Rich site summary (RSS) is a type of XML document used to share Web contents. Originally designed by Netscape (http://www.netscape.com) to create customize Web channels, RSS has been adopted by news syndication services, Weblogs, Webcasting and online information services. RSS is thus also known as “Really Simple Syndication”. While around for many years, it is now quickly gaining momentum owing to RSS’s active “content-push” technology. RSS is also attractive because of the growing problems of spam making e-mail content delivery extremely challenging. As the data is in XML, RSS information can be handled by a large number of devices. The strength of RSS is its simplicity and universality. It is exceptionally easy to syndicate and deliver site content using RSS; and it is also very easy for the users to read RSS data feeds.
Key Terms in this Chapter
W3C: W3C, or World Wide Web Consortium, is an international forum for specifications and guidelines aiming at the development of interoperable technologies, leading the Web to the realization of its full potential.
Plug-In: An independent hardware or software module that adds a specific feature or service to a larger system without requiring modifications to the system itself.
Syndication: Syndication is when a network buys a television show and airs it repeatedly. Web syndication is when a Web site makes available its content for other sites to use by providing a Web feeds with a summary of the site’s content.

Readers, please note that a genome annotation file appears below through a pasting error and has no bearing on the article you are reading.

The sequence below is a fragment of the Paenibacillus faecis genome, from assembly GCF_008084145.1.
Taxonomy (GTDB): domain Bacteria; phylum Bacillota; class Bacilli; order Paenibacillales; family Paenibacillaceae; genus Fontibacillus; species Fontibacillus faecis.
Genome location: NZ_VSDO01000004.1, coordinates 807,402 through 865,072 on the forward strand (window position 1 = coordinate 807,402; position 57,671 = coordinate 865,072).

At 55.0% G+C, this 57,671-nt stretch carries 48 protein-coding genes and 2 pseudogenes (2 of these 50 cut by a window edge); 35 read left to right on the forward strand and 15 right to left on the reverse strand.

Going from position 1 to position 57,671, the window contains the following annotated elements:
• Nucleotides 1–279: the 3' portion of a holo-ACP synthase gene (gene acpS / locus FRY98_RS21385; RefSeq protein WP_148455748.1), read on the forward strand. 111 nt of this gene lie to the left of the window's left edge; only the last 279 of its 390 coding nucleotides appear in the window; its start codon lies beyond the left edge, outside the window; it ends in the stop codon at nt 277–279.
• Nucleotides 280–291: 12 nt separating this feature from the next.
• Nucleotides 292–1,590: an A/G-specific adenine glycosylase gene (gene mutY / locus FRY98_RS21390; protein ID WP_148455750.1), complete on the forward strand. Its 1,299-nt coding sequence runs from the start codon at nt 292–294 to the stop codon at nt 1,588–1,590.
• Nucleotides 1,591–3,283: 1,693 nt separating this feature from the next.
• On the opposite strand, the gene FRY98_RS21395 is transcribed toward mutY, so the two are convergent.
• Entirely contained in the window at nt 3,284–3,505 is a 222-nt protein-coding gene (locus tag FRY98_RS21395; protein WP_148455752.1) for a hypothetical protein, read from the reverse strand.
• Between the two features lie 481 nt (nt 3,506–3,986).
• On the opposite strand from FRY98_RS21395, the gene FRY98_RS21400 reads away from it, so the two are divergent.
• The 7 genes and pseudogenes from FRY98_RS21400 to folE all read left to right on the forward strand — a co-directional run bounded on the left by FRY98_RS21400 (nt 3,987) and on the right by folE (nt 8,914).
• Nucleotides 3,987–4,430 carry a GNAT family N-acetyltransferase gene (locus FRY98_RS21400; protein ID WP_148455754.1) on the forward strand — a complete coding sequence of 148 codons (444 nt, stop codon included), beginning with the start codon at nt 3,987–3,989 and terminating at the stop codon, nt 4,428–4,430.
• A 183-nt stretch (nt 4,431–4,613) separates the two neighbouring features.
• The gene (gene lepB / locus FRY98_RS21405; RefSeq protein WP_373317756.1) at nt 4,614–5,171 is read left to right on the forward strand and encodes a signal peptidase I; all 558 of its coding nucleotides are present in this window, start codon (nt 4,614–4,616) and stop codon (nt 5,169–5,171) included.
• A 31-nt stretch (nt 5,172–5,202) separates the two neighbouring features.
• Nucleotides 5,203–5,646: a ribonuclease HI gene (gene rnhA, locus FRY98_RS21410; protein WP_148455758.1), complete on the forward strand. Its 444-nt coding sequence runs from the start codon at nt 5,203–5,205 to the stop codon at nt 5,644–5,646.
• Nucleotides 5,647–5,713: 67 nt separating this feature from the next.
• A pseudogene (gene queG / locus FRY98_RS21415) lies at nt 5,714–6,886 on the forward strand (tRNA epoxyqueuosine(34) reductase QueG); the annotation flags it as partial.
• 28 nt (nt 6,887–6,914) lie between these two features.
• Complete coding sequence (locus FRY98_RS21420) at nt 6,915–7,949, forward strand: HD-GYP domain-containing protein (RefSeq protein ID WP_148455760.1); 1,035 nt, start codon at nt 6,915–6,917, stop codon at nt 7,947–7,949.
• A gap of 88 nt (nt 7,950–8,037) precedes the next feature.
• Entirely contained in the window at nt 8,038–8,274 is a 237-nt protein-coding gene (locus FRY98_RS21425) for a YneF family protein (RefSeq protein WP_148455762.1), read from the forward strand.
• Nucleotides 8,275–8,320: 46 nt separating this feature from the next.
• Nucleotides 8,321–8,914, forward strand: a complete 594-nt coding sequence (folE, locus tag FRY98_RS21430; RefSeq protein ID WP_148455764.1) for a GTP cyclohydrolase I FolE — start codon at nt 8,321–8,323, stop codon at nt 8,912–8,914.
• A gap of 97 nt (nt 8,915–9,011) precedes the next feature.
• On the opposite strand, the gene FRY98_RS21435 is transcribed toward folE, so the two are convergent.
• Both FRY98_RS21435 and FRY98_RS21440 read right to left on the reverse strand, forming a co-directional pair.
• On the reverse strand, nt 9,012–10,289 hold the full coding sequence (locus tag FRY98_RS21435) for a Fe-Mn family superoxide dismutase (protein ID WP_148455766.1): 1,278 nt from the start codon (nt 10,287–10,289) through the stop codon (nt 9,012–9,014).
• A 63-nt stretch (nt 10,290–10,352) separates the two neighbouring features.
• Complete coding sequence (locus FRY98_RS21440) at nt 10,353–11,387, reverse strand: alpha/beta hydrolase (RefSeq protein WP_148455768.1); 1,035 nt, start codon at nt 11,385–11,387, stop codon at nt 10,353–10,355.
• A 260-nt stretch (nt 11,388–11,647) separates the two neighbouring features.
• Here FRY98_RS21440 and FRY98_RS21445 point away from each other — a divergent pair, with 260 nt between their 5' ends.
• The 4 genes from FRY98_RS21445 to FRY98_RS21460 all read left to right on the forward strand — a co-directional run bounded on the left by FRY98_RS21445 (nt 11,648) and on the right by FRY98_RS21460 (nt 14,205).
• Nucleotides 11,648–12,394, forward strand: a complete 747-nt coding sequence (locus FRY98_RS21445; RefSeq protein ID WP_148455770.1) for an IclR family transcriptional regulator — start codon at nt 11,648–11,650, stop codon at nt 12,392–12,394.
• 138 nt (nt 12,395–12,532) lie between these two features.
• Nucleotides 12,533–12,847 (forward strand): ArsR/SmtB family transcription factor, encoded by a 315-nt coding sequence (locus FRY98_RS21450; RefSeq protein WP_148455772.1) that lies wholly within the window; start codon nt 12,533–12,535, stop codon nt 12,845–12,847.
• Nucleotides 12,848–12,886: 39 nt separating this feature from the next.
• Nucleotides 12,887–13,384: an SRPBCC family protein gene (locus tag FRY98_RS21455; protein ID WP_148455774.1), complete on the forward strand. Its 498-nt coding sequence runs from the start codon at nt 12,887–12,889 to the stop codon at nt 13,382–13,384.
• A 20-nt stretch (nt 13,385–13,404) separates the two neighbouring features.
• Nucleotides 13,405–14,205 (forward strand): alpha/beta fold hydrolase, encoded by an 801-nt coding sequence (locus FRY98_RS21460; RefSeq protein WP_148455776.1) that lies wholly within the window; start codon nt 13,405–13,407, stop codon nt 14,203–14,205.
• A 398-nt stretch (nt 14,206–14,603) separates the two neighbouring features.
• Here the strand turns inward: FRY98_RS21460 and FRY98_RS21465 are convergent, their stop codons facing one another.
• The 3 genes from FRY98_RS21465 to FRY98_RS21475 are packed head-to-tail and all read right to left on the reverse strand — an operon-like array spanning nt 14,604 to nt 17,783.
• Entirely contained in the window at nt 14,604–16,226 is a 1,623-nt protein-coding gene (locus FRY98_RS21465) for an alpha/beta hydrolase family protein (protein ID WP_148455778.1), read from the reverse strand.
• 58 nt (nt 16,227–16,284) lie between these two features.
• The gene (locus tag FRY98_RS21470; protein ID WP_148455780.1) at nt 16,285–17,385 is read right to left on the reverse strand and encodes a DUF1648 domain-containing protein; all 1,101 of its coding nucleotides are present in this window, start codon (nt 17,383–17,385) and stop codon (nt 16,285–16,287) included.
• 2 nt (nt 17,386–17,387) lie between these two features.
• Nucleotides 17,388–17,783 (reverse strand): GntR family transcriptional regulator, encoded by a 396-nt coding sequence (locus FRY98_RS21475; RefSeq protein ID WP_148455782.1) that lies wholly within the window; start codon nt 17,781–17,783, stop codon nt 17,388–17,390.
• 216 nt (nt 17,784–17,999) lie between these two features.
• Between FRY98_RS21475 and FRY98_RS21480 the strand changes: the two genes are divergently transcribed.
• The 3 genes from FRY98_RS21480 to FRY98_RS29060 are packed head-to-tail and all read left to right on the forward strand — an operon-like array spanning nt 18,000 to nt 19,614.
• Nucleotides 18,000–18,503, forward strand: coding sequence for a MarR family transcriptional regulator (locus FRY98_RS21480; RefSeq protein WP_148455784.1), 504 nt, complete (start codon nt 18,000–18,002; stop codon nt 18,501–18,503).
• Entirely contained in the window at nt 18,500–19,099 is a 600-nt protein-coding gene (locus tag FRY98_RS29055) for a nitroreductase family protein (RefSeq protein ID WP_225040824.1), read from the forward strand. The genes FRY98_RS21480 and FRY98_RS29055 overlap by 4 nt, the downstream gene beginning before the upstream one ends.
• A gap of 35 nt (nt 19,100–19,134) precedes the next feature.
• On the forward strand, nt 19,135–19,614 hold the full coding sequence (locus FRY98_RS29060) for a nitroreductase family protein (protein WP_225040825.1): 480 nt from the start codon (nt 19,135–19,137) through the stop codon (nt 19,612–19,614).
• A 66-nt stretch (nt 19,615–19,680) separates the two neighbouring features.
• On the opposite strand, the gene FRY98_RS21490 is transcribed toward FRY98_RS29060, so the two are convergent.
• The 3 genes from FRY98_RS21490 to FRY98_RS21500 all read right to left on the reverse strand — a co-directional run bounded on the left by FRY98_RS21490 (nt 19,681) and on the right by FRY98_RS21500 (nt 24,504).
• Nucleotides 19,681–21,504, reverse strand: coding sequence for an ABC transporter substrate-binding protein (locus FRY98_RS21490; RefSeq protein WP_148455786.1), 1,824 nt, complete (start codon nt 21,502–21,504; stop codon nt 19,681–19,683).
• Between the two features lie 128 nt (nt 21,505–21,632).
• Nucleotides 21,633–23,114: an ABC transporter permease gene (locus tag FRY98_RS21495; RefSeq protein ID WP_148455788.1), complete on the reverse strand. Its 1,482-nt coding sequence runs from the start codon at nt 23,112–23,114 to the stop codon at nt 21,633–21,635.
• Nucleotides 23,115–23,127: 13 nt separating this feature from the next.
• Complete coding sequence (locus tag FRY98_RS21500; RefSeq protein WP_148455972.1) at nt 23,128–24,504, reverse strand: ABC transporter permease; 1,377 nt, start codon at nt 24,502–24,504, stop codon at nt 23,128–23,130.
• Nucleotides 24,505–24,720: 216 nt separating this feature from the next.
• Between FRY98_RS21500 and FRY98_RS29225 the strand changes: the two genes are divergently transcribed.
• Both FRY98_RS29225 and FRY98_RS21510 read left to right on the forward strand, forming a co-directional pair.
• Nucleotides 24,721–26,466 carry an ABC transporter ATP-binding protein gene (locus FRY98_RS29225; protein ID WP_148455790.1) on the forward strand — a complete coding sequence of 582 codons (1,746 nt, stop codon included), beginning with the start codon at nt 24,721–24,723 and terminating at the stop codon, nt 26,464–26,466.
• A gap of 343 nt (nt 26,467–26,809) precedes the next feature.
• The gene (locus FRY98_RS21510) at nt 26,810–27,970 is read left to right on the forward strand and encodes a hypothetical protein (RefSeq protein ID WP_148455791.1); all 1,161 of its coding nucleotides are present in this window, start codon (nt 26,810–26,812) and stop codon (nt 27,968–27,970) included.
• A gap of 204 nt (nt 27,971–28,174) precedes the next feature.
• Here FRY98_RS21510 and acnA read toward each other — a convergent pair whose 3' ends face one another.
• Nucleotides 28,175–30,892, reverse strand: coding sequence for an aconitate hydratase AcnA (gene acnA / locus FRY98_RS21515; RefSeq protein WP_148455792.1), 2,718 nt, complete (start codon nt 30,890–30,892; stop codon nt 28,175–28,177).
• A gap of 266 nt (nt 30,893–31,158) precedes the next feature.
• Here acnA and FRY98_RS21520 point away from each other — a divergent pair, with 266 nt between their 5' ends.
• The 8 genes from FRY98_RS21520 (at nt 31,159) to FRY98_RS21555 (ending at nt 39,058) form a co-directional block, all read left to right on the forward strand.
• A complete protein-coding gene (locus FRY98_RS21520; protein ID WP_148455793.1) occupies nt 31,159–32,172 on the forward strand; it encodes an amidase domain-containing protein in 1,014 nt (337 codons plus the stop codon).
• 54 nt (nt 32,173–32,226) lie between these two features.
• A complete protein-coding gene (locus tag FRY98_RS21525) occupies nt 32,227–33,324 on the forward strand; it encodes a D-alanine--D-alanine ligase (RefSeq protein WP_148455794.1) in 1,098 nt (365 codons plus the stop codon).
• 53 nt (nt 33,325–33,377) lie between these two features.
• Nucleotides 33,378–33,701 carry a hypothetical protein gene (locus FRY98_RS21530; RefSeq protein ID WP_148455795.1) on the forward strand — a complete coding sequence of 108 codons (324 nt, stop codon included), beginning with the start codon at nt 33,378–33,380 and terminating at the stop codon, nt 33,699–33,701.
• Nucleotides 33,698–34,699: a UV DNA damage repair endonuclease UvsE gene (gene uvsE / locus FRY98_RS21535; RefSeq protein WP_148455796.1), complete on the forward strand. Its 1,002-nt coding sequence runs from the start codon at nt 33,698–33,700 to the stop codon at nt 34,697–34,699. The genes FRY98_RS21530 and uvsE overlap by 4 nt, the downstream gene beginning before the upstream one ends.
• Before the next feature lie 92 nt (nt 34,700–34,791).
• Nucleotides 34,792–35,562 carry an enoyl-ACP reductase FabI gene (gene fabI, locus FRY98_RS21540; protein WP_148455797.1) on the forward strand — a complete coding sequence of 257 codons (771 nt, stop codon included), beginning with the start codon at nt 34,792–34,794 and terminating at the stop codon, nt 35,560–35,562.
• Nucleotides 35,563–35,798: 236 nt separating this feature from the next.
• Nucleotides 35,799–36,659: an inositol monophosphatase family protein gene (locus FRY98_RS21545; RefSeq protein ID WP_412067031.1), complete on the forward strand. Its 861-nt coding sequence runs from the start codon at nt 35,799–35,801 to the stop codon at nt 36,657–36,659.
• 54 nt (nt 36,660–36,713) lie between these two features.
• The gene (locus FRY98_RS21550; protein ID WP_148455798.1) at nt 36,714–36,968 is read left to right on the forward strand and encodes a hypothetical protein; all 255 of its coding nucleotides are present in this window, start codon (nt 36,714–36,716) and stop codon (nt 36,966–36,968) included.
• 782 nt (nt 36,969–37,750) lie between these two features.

IETF: IETF, or Internet Engineering Task Force, is a large international community with open membership of network designers, operators, vendors, and researchers concerning with the evolution of the Internet architecture and its standards.
1-1 Algorithm: The basic algorithm to solve the beer game. Each supply level orders as much as has been ordered from him regardless of stock levels.
Universality: The principle that a general purpose computer can be programmed to perform the function of any other computer. Universality enables computers to rapidly and easily adapt to new Web technology and standards.
Search Engine: A software program that searches a database and gathers and reports information related to specified terms. A search engine allows users to find online information by asking a question, entering a phrase, or giving a key word.
Metadata: Metadata can be broadly defined as “data about data”. It is descriptive information about a given set of data, specifying such things as the data’s format, meaning and identifiers.
XML: XML, or Extensible Markup Language, is a markup language for documents containing structured information. XML is a key technology in Web application interface allowing cross-platform, extensible, and text-based standard for representing data.
Blog: A blog, or Weblog, is a Web site where entries are made in journal style and displayed in a reverse chronological order. Typically, blogs are commentary or news on a particular subject, ranging from food to politics.